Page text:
Wednesday, July 25, 2012

The History of Modular Housing

Recently people have been asking me about the history of modular housing.  I am embarrassed to admit that I only know a small part of it.  I searched the Internet and found bits and pieces and some rather unflattering stuff but nothing was more than 20 years old.

I know that man has been building shelters since caveman time but systems building which includes modular housing is a 20th century thing. 


So I'm asking all my readers to help with a definitive history of every system built, from the Sears homes to the steel houses produced in the Midwest all the way through HUD, panelized, SIP, pre-fab and modular homes.

Simply email me with what you know about the industry in general but more specifically about the history of your factory. 

Include who started it, who owns it now, what type of housing you build, the highest number of floors or houses you produced and how many you produced last year (if it's not a big secret...everyone was down last year).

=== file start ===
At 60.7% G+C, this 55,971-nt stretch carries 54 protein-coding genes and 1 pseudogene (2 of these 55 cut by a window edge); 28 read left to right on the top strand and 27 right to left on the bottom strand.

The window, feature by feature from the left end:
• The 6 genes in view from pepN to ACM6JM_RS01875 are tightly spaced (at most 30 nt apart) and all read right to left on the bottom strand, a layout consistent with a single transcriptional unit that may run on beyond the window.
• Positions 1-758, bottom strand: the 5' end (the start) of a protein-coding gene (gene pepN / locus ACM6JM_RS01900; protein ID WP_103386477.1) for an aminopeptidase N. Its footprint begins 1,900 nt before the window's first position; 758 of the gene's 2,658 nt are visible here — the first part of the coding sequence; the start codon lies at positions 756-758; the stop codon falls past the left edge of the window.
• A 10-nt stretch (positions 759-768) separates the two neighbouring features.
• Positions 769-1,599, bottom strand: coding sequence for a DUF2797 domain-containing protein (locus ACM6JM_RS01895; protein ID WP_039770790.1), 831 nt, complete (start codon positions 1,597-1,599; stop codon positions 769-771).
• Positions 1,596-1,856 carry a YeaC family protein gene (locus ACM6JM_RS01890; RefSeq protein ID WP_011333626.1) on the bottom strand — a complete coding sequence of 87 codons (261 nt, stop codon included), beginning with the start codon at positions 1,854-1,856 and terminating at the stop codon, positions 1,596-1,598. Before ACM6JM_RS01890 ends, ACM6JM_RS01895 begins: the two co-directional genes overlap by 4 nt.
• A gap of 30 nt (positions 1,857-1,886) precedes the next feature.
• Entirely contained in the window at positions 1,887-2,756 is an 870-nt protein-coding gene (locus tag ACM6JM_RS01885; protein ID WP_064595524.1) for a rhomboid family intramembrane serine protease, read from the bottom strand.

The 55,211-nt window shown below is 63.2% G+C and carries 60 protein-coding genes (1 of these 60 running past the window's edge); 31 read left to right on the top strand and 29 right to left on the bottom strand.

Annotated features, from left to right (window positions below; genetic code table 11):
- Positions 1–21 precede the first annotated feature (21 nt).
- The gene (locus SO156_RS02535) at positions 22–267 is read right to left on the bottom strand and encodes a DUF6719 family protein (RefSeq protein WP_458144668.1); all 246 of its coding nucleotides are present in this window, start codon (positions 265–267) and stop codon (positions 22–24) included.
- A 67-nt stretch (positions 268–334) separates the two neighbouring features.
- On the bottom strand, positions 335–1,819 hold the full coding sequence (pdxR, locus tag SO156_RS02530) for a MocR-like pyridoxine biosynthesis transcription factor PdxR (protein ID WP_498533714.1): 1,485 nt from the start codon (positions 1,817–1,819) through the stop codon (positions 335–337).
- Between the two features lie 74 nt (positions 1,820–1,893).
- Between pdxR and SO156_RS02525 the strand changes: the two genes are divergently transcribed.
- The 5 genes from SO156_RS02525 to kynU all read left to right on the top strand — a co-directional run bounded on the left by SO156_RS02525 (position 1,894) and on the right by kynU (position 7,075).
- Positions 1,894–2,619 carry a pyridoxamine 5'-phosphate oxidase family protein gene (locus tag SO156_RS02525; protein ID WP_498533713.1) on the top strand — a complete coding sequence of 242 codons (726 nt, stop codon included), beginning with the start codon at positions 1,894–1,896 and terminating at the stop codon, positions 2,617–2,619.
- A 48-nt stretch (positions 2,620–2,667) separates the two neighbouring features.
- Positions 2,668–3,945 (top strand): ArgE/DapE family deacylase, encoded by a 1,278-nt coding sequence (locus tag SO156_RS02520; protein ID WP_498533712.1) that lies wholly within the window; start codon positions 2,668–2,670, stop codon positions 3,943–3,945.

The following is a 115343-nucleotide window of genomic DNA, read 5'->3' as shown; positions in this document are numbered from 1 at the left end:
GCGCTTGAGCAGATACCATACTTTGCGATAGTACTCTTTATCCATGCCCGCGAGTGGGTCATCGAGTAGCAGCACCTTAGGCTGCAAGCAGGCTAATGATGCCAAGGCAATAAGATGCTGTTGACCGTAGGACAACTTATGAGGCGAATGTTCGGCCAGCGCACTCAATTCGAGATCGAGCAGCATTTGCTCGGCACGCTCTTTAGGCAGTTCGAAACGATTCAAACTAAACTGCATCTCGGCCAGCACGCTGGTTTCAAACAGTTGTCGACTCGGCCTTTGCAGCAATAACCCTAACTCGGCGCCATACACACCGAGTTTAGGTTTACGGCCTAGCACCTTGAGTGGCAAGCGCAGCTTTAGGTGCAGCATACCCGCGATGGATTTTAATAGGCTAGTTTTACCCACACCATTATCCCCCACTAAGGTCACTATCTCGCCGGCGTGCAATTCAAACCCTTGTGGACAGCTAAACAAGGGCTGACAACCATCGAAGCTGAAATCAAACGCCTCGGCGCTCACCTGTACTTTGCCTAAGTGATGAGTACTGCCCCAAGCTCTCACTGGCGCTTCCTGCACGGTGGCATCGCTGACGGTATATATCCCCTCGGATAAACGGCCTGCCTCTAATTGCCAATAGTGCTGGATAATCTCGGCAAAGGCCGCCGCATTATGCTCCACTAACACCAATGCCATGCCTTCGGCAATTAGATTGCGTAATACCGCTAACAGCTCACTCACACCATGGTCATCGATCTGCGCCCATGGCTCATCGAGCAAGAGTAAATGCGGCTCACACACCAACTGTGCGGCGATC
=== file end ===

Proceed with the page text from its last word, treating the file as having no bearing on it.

Send me what you know about your company's history and I'll start putting it together and hopefully with your help I will finally have the history our modular housing.  The names of everyone responding will be keep in strict confidence.

1 comment:

lavardera said...

Let me suggest a good book:
The Prefabricated Home by Colin Davies.

First I'll ask you to get past your objection to the title. The book was written well before the current fad with "PreFab" among architects. Davies is from the UK, and although the book spends a good deal of time on UK building systems, it also has a very good history of American off-site home building. Its a good read, and it will actually reinforce a lot of feelings that I am reading from you in your blog posts. It explains very convincingly how architects repeatedly miss the point with prefab, and yes, makes it very clear that many are doing the same thing again today.